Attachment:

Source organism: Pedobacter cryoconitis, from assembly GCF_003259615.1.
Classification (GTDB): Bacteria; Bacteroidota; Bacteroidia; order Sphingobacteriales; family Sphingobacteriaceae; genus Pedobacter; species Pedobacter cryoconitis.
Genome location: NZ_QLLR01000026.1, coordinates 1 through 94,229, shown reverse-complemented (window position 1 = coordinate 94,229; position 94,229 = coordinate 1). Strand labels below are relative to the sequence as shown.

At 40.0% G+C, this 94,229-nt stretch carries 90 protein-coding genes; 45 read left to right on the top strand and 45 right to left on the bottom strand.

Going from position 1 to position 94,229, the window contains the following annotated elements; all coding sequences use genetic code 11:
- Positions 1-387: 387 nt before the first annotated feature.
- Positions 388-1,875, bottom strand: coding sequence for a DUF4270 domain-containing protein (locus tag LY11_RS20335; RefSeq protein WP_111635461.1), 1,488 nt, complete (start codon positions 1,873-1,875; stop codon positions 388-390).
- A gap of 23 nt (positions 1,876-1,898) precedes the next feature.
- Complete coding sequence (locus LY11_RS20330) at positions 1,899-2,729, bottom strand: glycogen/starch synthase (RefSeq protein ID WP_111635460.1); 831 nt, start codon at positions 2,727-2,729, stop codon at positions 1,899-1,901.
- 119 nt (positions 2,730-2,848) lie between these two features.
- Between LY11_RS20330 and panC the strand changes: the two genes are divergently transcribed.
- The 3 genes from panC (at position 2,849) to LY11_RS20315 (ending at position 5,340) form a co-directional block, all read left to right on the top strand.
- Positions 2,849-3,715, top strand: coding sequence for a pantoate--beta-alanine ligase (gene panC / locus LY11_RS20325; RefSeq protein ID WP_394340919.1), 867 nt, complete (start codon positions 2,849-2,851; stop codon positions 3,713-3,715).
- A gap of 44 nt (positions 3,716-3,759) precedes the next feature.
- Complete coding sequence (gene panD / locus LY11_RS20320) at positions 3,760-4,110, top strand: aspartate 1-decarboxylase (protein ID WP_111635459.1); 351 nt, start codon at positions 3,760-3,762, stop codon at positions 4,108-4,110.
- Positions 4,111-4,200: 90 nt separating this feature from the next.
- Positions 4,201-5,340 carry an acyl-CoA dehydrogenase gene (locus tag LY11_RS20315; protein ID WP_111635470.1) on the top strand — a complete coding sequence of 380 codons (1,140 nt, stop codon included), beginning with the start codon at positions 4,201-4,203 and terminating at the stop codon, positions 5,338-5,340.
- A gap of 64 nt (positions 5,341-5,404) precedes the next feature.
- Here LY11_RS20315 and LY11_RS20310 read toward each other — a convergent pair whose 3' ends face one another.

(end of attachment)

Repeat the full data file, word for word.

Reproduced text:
Source organism: Pedobacter cryoconitis, from assembly GCF_003259615.1.
Classification (GTDB): Bacteria; Bacteroidota; Bacteroidia; order Sphingobacteriales; family Sphingobacteriaceae; genus Pedobacter; species Pedobacter cryoconitis.
Genome location: NZ_QLLR01000026.1, coordinates 1 through 94,229, shown reverse-complemented (window position 1 = coordinate 94,229; position 94,229 = coordinate 1). Strand labels below are relative to the sequence as shown.

At 40.0% G+C, this 94,229-nt stretch carries 90 protein-coding genes; 45 read left to right on the top strand and 45 right to left on the bottom strand.

Going from position 1 to position 94,229, the window contains the following annotated elements; all coding sequences use genetic code 11:
- Positions 1-387: 387 nt before the first annotated feature.
- Positions 388-1,875, bottom strand: coding sequence for a DUF4270 domain-containing protein (locus tag LY11_RS20335; RefSeq protein WP_111635461.1), 1,488 nt, complete (start codon positions 1,873-1,875; stop codon positions 388-390).
- A gap of 23 nt (positions 1,876-1,898) precedes the next feature.
- Complete coding sequence (locus LY11_RS20330) at positions 1,899-2,729, bottom strand: glycogen/starch synthase (RefSeq protein ID WP_111635460.1); 831 nt, start codon at positions 2,727-2,729, stop codon at positions 1,899-1,901.
- 119 nt (positions 2,730-2,848) lie between these two features.
- Between LY11_RS20330 and panC the strand changes: the two genes are divergently transcribed.
- The 3 genes from panC (at position 2,849) to LY11_RS20315 (ending at position 5,340) form a co-directional block, all read left to right on the top strand.
- Positions 2,849-3,715, top strand: coding sequence for a pantoate--beta-alanine ligase (gene panC / locus LY11_RS20325; RefSeq protein ID WP_394340919.1), 867 nt, complete (start codon positions 2,849-2,851; stop codon positions 3,713-3,715).
- A gap of 44 nt (positions 3,716-3,759) precedes the next feature.
- Complete coding sequence (gene panD / locus LY11_RS20320) at positions 3,760-4,110, top strand: aspartate 1-decarboxylase (protein ID WP_111635459.1); 351 nt, start codon at positions 3,760-3,762, stop codon at positions 4,108-4,110.
- Positions 4,111-4,200: 90 nt separating this feature from the next.
- Positions 4,201-5,340 carry an acyl-CoA dehydrogenase gene (locus tag LY11_RS20315; protein ID WP_111635470.1) on the top strand — a complete coding sequence of 380 codons (1,140 nt, stop codon included), beginning with the start codon at positions 4,201-4,203 and terminating at the stop codon, positions 5,338-5,340.
- A gap of 64 nt (positions 5,341-5,404) precedes the next feature.
- Here LY11_RS20315 and LY11_RS20310 read toward each other — a convergent pair whose 3' ends face one another.